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Competition & EU

Hungary

Competition authorities have increasingly far-reaching powers to investigate mergers, markets, sectors, cartels, market conduct and commercial arrangements. You face an ever increasing risk of regulatory intervention, significant penalties, damages litigation and criminal liability.

Our dedicated competition and regulatory experts in CEE, including former regulators, can advise you on the entire range of contentious and non-contentious competition law issues. We regularly advise clients on competition matters across multiple jurisdictions in CEE, working closely together, to deliver consistent and joined-up advice. We have a successful track record in representing clients before national authorities and courts, as well as the European Commission and courts.

CMS, which covers the full gamut of competition work, is valued for its ‘quick turnaround times and client-tailored advice..
Legal 500, 2016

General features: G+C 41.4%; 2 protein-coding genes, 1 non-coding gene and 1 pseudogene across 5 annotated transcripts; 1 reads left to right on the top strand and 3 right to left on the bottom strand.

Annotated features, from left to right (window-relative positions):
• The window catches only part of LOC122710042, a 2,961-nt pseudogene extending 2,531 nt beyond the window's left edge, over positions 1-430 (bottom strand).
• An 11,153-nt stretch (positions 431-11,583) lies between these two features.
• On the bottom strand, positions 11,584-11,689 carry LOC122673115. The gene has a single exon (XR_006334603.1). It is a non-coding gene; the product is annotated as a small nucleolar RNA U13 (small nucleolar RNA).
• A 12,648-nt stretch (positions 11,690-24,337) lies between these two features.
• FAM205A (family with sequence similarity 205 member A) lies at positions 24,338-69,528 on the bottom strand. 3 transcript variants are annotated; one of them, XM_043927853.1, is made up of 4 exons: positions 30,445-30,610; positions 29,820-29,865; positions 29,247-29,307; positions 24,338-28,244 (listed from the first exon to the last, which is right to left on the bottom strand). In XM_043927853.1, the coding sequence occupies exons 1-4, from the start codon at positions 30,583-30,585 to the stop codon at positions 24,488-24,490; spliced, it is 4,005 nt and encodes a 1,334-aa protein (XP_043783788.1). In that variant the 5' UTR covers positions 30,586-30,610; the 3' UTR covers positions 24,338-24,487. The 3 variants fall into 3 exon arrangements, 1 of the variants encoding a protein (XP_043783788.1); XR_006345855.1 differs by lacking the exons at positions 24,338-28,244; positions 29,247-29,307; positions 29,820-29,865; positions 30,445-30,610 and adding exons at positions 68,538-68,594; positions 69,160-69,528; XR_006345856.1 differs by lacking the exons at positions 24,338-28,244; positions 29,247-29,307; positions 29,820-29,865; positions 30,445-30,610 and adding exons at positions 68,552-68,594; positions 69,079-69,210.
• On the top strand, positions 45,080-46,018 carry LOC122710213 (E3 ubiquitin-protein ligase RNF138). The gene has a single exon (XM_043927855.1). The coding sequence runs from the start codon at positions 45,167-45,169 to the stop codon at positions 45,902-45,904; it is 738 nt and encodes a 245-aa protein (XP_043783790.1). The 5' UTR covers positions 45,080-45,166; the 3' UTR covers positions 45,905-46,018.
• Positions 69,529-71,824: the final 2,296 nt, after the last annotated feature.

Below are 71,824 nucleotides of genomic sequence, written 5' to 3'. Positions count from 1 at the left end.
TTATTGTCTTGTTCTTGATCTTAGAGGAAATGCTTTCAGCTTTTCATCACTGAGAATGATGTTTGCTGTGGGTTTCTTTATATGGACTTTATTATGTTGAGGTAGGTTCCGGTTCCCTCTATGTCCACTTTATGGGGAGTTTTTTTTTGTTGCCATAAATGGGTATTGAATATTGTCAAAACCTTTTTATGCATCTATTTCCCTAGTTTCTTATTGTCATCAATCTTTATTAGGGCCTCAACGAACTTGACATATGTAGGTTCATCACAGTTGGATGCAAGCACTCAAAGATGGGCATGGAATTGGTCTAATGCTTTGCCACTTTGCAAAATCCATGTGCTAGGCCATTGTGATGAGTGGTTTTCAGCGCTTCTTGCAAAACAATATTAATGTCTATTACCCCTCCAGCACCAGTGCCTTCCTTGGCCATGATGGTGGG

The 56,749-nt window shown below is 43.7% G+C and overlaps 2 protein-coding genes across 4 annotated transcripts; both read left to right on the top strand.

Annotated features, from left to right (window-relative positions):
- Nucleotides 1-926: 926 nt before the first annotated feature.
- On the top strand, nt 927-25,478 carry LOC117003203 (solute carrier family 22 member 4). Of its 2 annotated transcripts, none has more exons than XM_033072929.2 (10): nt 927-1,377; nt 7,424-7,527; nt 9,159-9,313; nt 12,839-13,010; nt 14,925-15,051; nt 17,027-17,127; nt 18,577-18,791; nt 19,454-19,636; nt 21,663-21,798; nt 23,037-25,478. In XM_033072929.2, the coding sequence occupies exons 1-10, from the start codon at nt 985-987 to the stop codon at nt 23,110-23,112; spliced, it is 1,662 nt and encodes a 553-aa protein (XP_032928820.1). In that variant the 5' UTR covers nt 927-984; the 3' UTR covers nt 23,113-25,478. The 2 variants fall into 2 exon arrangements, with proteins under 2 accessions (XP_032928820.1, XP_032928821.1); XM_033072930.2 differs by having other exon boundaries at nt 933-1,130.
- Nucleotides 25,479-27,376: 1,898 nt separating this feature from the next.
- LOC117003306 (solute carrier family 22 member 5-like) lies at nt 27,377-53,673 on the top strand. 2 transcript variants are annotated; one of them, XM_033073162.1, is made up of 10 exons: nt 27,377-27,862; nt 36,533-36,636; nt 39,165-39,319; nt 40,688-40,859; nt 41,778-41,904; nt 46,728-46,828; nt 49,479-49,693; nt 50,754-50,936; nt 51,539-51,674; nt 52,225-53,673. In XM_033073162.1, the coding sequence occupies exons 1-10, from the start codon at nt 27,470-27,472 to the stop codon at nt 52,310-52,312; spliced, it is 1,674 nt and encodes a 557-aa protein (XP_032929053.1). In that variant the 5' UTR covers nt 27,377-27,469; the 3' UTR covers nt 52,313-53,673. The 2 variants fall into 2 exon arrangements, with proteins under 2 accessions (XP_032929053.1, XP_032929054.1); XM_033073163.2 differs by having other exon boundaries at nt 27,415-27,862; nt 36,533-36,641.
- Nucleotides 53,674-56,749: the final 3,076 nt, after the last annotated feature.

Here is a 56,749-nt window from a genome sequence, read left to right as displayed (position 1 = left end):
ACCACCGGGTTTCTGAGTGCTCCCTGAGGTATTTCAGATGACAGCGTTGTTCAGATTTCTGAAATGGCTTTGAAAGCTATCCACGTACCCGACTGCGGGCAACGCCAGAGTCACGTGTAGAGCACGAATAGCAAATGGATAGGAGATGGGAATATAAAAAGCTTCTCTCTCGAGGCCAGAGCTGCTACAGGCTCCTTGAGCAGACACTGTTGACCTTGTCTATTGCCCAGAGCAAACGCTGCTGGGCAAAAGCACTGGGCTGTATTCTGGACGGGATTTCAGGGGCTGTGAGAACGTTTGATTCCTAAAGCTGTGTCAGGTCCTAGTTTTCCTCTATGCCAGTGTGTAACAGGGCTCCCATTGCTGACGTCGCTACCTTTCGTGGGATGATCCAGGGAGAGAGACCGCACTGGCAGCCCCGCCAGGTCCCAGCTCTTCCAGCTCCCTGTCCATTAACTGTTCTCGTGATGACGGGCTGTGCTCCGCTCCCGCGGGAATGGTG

The CMS Competition Group is one of the largest teams in the market and works closely with the CMS EU Law Office in Brussels. We support clients on all their competition law needs: cartels, horizontal and vertical restraints, abuse of dominance, merger control, state aid, investigations and compliance, regulatory appeals, criminal liability, damages litigation, public procurement and consumer protection. Being compliant and implementing effective risk mitigation strategies is key.

Our large team of competition lawyers has extensive experience in helping navigate these challenges so that you can focus on your business. We have in-depth knowledge of competition rules across different countries and markets and use our sector approach to help us understand your business environment and get to grips with your issues.

The Competition Team in Hungary is considered to be among the best practices in the country with a stable, sector-focused team of specialists including former in-house lawyers and a former counsel of the Hungarian Competition Office. The team has achieved outstanding results in the past years in significant antitrust, merger control and misleading consumer cases.